India tries to adapt to extreme heat but is paying a heavy price

India tries to adapt to extreme heat but is paying a heavy price

Typically, heat waves in India affect only part of the country, occur in the summer and only last for a week or so. But a string of early heat waves this spring has been longer and more widespread than any observed before. India experienced its hottest March on record. Northwest and central India followed with their hottest April.

Vigyan Shukla, a 45-year-old farmer on north India’s plains, has known heat all his life. But not heat like this.

When temperatures began to soar in Uttar Pradesh state several weeks ago, Shukla’s wheat crops began to shrivel and his cows provided less milk. When the mercury hit 117 degrees Fahrenheit late last month, a record high in Shukla’s town of Banda, it became punishing for humans, too: Seven of his 25 farmhands came down with diarrhoea, a symptom of heat stroke. Others refused to stay outside past 10 a.m.

After the heat eased briefly last week, a new wave began over the weekend that will last for several days. The highest temperatures will be felt on Wednesday and Thursday in northwest India in the states of Rajasthan and Punjab, but much of the country will endure temperatures over 104˚F (40˚C).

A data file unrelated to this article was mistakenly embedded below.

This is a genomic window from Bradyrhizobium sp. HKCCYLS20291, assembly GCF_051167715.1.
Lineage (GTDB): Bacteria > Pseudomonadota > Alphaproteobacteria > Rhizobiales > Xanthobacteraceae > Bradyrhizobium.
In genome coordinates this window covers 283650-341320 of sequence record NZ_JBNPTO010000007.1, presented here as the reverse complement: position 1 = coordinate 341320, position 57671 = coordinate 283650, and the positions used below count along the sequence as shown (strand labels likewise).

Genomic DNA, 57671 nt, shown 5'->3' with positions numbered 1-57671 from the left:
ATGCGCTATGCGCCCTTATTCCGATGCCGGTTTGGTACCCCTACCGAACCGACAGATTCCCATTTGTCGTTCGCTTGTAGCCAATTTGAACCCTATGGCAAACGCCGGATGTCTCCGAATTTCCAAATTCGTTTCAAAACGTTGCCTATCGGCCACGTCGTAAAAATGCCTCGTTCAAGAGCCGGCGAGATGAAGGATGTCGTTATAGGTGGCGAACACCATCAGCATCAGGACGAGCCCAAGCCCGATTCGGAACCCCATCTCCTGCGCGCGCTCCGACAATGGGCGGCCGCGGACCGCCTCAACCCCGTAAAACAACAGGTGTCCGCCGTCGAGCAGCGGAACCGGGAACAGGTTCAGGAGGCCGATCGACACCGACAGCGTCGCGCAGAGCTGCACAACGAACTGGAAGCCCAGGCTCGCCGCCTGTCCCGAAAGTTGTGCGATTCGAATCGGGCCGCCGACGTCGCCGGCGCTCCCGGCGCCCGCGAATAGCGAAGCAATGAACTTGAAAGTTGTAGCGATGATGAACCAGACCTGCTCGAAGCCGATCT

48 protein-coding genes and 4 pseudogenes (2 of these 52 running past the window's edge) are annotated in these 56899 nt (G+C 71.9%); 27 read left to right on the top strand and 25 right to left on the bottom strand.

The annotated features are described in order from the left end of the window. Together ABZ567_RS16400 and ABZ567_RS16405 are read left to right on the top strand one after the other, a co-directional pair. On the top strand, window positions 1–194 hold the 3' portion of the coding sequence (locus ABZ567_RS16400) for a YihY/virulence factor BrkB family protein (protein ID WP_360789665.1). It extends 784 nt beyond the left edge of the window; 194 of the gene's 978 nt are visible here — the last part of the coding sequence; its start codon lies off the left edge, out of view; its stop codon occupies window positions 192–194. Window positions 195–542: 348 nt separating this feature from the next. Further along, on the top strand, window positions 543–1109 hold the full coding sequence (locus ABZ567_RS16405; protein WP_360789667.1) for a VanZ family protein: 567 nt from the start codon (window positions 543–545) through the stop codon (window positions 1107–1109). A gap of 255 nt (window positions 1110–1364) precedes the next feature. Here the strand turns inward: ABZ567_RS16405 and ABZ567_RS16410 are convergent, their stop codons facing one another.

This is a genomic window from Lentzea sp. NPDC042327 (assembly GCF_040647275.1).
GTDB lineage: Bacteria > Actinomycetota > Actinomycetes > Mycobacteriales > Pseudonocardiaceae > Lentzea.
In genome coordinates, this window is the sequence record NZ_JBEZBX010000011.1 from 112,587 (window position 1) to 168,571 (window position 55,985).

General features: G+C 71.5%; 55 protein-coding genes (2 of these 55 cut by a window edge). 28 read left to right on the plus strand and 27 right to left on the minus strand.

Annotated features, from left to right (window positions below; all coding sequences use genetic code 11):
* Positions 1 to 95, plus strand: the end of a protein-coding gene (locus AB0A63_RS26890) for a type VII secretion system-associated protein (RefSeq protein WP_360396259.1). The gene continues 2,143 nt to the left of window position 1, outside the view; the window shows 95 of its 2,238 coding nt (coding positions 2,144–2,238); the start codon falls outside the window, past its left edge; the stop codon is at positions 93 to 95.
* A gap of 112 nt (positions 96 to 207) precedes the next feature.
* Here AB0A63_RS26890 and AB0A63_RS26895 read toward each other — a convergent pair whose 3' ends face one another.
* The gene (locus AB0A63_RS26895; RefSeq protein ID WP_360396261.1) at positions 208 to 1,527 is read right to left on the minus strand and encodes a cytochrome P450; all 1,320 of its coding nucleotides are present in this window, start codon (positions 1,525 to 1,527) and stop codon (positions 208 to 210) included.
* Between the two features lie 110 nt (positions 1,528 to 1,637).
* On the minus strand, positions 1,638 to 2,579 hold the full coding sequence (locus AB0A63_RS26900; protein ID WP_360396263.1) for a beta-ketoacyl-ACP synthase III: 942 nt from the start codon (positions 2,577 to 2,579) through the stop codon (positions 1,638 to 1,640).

Raghvendra Tewari, a local official overseeing NREGA programs in Banda, set a target of about 6,000 workers digging canals and ditches. But only 2,000 showed up during the peak of the recent heat wave, he said, and organizers have stopped taking daily attendance. Instead of working 9 a.m. to 5 p.m., teams now start around dawn and disband by 11 a.m.

“The heat is never so bad that we’ve had to do this before,” Tewari said.

The extreme heat is straining not only farmers but also their crops, as high temperatures coincided with the final weeks of the planting season, when grains need cool weather to mature. Devinder Sharma, an agricultural policy expert, said a quarter of every acre of Indian wheat could be lost to the heat.